An appeals court issued its opinion in a Florida insurance dispute between a homeowner and an insurance company. According to the opinion, a homeowner entered into a contract with an insurance company where they agreed that in exchange for a lower premium, the insurance company would have the option to repair any damage with its preferred contractor. The current claim arose after the homeowner’s home experienced water damage after Hurricane Irma. Immediately after the damage, the homeowner contacted a company to perform mitigation repairs. In addition, he contacted a public adjustor company to appraise the value of damage and assist in settling any claims with the insurance company. About a month after the damage, the homeowner contacted the insurance company.

The insurance company acknowledged receipt of the claim and sent its inspector to evaluate the premises. The company’s inspector valued the loss at around $13,000, and the company chose to repair the damage. Pursuant to their policy with the homeowner, the company notified him of their election, and required the homeowner to file a sworn proof of loss within 60 days. After the period lapsed, the company filed an action for declaratory judgment and a breach of loss. The homeowner moved to dismiss the case, and in the alternative, compel appraisal. At trial, the court dismissed the insurance company’s complaint. The insurance company argued that the homeowner’s failure to provide a sworn proof of loss amounts to a contract breach. As such, they argued that the court should find that the breach justified a loss of coverage.

Under Florida law, a party moving for a declaratory judgment must prove that there is a good faith dispute between the parties; there is a question regarding the existence of rights or status, there is a dispute regarding a party’s rights, and there is an actual need for the judgment. When a petition for declaratory relief meets these factors, the court should not dismiss the matter for failure to state a cause of action.

Recently, an appellate court issued its opinion in a bad faith claim homeowners filed against their home insurance company. According to the court’s opinion, the homeowners filed a claim with their insurance company after suffering losses from Hurricane Irma. The insurance company investigated the claim and determined that the homeowners’ loss was $3,013.20. In response, the homeowners provided the insurance company with their public adjustor’s estimate of their losses. According to the insurance agreement, the insurer began the appraisal process. The policy contained provisions that either party could demand an appraisal if the parties failed to agree to the amount of loss. Further, the policy included a provision that homeowners could not file a lawsuit unless the parties fully complied with the policy’s terms.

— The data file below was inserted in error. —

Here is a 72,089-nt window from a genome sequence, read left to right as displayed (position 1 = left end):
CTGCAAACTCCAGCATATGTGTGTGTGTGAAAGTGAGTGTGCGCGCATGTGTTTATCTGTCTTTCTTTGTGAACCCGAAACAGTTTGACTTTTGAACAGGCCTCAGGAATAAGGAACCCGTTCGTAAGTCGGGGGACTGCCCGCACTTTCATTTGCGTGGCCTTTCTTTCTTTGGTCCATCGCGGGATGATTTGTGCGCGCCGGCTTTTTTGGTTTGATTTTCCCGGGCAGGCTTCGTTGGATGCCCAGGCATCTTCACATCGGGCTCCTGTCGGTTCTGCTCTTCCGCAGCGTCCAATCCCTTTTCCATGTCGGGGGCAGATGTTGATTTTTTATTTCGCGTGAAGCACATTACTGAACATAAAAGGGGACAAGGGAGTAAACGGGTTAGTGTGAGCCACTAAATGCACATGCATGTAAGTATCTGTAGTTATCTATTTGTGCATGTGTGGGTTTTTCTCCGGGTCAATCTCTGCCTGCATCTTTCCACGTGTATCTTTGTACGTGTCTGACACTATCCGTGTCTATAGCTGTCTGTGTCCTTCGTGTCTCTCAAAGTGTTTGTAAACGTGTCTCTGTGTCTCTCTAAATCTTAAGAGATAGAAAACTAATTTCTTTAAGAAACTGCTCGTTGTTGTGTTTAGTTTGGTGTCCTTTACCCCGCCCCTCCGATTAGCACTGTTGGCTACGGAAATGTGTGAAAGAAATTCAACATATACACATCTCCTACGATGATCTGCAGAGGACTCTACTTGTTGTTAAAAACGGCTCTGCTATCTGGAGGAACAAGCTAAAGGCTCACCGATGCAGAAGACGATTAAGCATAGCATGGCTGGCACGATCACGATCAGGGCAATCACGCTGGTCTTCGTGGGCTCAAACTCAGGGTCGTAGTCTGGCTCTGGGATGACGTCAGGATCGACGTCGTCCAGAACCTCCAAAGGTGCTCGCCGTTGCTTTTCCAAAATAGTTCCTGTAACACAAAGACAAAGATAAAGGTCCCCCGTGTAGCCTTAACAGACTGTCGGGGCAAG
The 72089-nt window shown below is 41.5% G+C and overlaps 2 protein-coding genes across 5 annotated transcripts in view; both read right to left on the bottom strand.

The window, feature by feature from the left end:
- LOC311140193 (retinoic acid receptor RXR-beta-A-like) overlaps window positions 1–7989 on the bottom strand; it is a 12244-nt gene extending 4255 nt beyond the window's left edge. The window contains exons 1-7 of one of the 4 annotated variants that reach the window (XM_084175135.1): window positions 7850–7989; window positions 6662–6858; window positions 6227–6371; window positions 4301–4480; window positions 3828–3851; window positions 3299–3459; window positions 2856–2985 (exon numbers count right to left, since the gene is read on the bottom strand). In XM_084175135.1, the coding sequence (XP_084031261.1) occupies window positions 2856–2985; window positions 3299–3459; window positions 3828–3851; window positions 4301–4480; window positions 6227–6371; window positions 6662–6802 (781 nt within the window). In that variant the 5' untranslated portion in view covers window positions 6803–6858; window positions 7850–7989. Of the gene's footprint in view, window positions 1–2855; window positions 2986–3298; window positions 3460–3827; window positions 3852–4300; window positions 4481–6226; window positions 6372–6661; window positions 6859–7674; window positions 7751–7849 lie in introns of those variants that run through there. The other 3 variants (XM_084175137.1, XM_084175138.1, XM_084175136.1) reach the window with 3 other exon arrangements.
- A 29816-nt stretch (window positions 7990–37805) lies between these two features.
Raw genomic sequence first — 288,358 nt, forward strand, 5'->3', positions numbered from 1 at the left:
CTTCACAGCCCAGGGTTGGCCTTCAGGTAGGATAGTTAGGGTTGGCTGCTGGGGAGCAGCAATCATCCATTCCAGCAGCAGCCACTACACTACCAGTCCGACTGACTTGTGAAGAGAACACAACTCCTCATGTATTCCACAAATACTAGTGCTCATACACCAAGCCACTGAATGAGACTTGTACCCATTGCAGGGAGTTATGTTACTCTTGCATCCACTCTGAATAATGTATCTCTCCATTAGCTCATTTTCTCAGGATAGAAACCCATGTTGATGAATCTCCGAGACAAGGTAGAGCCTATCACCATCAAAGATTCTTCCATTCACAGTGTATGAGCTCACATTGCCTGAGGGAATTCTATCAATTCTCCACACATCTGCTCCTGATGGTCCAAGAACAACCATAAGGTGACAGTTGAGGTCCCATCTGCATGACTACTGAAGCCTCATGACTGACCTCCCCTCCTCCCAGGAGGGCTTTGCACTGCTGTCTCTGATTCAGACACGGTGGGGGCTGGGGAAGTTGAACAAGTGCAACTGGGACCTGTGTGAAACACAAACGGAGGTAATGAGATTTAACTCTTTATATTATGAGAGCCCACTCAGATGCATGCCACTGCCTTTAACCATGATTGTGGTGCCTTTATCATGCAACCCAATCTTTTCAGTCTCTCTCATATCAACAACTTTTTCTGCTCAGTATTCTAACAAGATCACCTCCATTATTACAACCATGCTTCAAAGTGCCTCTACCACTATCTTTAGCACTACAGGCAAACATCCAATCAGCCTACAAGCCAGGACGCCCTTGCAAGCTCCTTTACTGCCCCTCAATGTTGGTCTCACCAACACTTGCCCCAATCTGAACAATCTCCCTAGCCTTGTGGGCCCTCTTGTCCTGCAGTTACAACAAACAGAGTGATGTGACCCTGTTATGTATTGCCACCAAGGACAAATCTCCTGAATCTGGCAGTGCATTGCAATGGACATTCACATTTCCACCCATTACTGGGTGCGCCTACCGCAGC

The homeowners filed a civil remedy notice of insurer’s violation (CRN), alleging that the insurance company breached its duty to settle the claims in good faith. They argued that the company was given notice of the severity of the homeowners’ losses, and the opportunity to inspect the property. The homeowners contended that, despite this opportunity, the insurer failed to identify the full extent of losses. As such, they filed a complaint based on Florida’s bad faith statute.

Under Florida Statutes, section 624.155, policyholders maintain a civil remedy for an insurance company’s bad faith. The claim applies in situations that an insurer failed to act reasonably, honestly, and in good faith to settle claims. Florida law requires plaintiffs to provide the Florida Department of Financial Services and the insurer with written notice of a violation. The CRN notice must include specific statutory violations, relevant facts and policy provisions, and a statement asserting the plaintiff’s right to pursue a civil claim. The statuary requirements to a Florida bad faith insurance claim require the claimant establish that the insurer was liable for coverage, the policy holder’s damages, and compliance with the notice requirements. The statute does not bar an insured from sending a CRN before a determination of liability or damages.

When a person is injured in a car accident and does not have insurance, they often encounter many issues while filing a claim. One such tool plaintiffs will use in this instance is a letter of protection. In Florida, a letter of protection is used by a person without insurance to obtain medical services in exchange for part of their insurance settlement claim. In a recent Florida appellate court case, the court was tasked with deciding whether a jury could have determined the credibility of a doctor who testified under a letter of protection after he made conflicting statements. Ultimately, the court decided that there was enough information presented during the trial for a jury to be able to assess the doctor’s credibility.